toe clips or thigh muscles of the specimens collected from Guane as a third source of
data for species identiﬁcation. Total genomic DNA was extracted from muscle tissues of
four of the ethanol-preserved specimens using Qiagen DNeasy kit (Valencia, CA, USA).
We used the standard 16S barcoding marker with protocols and polymerase chain
reaction proﬁles previously published (de Sá et al. 2012,2014). GenBank Accession
numbers are given in the Supplementary material (Appendix S1). We also included all
16S sequences for L. fragilis available at GenBank. Outgroups were chosen based on an
extensive phylogenetic hypothesis of Leptodactylus by including representatives of the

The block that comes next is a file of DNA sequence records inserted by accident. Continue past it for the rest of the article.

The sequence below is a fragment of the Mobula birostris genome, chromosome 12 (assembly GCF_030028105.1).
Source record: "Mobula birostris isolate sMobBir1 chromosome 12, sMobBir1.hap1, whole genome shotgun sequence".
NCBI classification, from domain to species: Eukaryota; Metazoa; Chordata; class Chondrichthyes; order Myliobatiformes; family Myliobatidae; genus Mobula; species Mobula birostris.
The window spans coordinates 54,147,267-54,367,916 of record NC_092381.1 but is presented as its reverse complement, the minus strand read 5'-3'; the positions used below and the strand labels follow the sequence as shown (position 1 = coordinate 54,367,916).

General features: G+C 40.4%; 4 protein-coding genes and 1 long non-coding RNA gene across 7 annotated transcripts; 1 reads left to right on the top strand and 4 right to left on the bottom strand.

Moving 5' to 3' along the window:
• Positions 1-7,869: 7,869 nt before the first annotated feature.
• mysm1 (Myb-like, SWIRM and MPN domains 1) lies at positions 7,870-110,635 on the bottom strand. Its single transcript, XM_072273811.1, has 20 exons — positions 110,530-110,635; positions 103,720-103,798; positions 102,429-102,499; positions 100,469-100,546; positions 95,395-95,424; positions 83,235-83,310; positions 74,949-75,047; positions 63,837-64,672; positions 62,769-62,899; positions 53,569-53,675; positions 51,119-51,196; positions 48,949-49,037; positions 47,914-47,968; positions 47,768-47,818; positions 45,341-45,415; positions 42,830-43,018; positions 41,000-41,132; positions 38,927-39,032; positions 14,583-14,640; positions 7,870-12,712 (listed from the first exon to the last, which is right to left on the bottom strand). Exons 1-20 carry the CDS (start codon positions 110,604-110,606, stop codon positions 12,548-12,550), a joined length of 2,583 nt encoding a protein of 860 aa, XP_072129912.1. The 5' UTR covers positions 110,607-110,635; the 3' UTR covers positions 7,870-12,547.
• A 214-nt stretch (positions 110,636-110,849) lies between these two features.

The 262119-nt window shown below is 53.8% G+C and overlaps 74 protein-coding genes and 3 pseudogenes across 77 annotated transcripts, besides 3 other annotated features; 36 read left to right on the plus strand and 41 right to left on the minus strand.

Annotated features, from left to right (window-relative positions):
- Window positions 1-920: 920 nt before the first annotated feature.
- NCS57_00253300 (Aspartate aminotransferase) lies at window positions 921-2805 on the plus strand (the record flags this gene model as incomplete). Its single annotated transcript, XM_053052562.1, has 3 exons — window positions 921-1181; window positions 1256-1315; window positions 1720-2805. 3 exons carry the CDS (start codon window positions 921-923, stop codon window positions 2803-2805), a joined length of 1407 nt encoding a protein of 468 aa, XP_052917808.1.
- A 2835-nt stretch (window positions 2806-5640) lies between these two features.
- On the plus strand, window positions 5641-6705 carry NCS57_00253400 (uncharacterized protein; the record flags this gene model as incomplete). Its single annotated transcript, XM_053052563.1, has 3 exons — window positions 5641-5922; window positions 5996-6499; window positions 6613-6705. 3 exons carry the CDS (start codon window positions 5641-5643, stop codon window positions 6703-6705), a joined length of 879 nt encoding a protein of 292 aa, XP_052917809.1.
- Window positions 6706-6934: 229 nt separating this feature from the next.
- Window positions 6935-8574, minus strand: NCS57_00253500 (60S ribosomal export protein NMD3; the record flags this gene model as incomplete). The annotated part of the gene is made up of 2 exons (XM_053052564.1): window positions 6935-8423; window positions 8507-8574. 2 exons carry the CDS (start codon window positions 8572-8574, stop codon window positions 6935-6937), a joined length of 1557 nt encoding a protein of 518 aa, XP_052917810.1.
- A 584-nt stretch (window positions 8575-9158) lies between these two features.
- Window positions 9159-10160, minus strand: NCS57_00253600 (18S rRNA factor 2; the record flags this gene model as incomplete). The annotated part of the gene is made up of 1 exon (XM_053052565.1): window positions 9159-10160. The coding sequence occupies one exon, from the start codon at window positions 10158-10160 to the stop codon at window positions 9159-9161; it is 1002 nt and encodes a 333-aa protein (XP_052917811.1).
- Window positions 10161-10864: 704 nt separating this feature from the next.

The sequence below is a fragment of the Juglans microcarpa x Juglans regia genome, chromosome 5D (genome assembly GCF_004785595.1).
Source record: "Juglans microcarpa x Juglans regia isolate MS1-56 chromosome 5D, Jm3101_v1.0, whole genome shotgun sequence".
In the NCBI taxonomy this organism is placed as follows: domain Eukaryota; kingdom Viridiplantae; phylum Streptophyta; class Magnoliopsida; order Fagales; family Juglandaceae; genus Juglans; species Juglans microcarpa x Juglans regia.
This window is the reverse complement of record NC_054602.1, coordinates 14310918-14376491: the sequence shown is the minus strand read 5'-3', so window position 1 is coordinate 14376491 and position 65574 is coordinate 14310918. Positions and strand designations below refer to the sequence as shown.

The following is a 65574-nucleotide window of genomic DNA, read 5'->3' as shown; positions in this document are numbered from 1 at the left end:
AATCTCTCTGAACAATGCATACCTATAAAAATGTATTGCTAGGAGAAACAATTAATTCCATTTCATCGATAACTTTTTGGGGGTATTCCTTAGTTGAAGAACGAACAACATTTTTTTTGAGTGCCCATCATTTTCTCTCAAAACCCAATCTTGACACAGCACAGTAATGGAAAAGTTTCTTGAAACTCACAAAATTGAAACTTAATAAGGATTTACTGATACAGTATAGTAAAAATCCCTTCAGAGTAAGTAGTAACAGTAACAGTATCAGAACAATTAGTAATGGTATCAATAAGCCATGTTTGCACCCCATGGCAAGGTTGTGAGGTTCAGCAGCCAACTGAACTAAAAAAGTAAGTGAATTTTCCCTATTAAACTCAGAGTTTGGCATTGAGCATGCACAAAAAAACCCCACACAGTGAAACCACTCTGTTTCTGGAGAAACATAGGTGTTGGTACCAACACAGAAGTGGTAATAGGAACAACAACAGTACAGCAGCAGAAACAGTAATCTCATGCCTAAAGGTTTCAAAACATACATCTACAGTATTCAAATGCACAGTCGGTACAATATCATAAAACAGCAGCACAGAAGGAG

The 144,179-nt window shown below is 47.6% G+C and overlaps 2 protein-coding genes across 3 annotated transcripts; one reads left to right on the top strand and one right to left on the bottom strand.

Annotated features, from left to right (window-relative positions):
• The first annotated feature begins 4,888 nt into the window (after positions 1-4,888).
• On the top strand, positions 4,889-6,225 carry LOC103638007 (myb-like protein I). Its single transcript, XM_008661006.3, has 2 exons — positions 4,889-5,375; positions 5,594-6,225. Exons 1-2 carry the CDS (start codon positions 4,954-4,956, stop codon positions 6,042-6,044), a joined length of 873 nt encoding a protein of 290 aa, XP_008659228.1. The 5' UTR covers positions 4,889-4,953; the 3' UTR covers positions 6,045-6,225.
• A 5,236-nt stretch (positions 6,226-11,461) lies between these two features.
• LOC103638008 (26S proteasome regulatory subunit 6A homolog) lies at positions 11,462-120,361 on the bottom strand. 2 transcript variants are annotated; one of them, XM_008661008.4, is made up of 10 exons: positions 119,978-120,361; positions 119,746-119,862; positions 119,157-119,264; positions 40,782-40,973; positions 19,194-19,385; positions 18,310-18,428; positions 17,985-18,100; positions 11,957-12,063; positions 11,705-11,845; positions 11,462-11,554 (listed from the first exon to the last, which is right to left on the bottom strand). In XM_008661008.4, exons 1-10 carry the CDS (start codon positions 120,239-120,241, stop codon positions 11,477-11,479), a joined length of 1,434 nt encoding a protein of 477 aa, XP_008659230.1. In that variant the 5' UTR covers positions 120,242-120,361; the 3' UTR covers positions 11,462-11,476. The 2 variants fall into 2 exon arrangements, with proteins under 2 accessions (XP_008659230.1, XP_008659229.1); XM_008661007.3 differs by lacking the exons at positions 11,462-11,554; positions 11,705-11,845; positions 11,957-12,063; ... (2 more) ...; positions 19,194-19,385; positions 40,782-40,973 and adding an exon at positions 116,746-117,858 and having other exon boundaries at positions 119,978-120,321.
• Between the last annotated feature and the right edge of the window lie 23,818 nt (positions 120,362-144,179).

four Leptodactylus species groups (i.e. Leptodactylus latrans species group: Leptodactylus
bolivianus and Leptodactylus macrosternum;Leptodactylus melanonotus species group:
Leptodactylus colombiensis and L.validus;Leptodactylus pentadactylus species group:
L.myersi, and L.fuscus species group: Leptodactylus bufonius and L.fuscus) and two
species of Hydrolaetare that had previously been recovered as the sister clade of
Leptodactylus (de Sá et al. 2014). Phylogenetic analysis was conducted using RaxML
(evolution model GTRGamma and 1000 bootstrap replicates) implemented in CIPRES
Science Gateway V.3.3 (Stamatikis 2006; Miller et al. 2010).
The dorsal coloration in life of the specimens encountered in the ﬁeld was spotted or
blotched with dark markings, which were often chevron-shaped and sometimes con-
ﬂuent (Figure 2a). The specimens examined lack dorsal folds, have a pair of dorsolateral
folds extending from the edge of the eye posteriorly, and a pair of interrupted lateral
folds extending from the dorsal edge of the tympanum to the anterior ﬁrst third of the
ﬂanks; no toe fringes; the upper shank barred has white tubercles; the posterior surface